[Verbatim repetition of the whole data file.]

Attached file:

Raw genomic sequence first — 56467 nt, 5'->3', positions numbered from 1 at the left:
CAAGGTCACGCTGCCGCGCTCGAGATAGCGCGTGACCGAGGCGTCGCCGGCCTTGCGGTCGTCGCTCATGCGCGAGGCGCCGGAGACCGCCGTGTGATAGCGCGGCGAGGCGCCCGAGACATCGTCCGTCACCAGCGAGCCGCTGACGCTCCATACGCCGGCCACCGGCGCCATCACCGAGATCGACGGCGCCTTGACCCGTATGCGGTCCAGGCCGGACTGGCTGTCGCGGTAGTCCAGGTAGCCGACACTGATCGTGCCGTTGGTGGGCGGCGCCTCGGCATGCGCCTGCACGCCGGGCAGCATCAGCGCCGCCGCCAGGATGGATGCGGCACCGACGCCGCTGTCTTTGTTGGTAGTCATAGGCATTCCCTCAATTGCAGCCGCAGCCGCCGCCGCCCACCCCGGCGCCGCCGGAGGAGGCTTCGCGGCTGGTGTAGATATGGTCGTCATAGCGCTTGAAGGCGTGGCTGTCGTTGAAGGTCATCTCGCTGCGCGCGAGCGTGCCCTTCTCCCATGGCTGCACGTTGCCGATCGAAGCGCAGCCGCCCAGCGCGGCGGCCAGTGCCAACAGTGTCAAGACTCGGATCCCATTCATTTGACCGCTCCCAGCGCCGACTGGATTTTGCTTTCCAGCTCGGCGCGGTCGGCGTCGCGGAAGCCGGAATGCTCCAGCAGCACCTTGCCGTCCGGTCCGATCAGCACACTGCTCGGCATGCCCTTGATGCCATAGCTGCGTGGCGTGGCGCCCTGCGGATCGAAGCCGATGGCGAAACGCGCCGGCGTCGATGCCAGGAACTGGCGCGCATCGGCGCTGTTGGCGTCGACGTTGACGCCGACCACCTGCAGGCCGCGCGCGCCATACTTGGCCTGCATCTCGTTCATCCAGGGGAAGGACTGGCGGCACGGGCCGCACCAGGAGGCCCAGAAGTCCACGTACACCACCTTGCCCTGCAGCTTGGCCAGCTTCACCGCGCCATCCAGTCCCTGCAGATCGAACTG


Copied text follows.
Raw genomic sequence first — 56467 nt, 5'->3', positions numbered from 1 at the left:
CAAGGTCACGCTGCCGCGCTCGAGATAGCGCGTGACCGAGGCGTCGCCGGCCTTGCGGTCGTCGCTCATGCGCGAGGCGCCGGAGACCGCCGTGTGATAGCGCGGCGAGGCGCCCGAGACATCGTCCGTCACCAGCGAGCCGCTGACGCTCCATACGCCGGCCACCGGCGCCATCACCGAGATCGACGGCGCCTTGACCCGTATGCGGTCCAGGCCGGACTGGCTGTCGCGGTAGTCCAGGTAGCCGACACTGATCGTGCCGTTGGTGGGCGGCGCCTCGGCATGCGCCTGCACGCCGGGCAGCATCAGCGCCGCCGCCAGGATGGATGCGGCACCGACGCCGCTGTCTTTGTTGGTAGTCATAGGCATTCCCTCAATTGCAGCCGCAGCCGCCGCCGCCCACCCCGGCGCCGCCGGAGGAGGCTTCGCGGCTGGTGTAGATATGGTCGTCATAGCGCTTGAAGGCGTGGCTGTCGTTGAAGGTCATCTCGCTGCGCGCGAGCGTGCCCTTCTCCCATGGCTGCACGTTGCCGATCGAAGCGCAGCCGCCCAGCGCGGCGGCCAGTGCCAACAGTGTCAAGACTCGGATCCCATTCATTTGACCGCTCCCAGCGCCGACTGGATTTTGCTTTCCAGCTCGGCGCGGTCGGCGTCGCGGAAGCCGGAATGCTCCAGCAGCACCTTGCCGTCCGGTCCGATCAGCACACTGCTCGGCATGCCCTTGATGCCATAGCTGCGTGGCGTGGCGCCCTGCGGATCGAAGCCGATGGCGAAACGCGCCGGCGTCGATGCCAGGAACTGGCGCGCATCGGCGCTGTTGGCGTCGACGTTGACGCCGACCACCTGCAGGCCGCGCGCGCCATACTTGGCCTGCATCTCGTTCATCCAGGGGAAGGACTGGCGGCACGGGCCGCACCAGGAGGCCCAGAAGTCCACGTACACCACCTTGCCCTGCAGCTTGGCCAGCTTCACCGCGCCATCCAGTCCCTGCAGATCGAACTG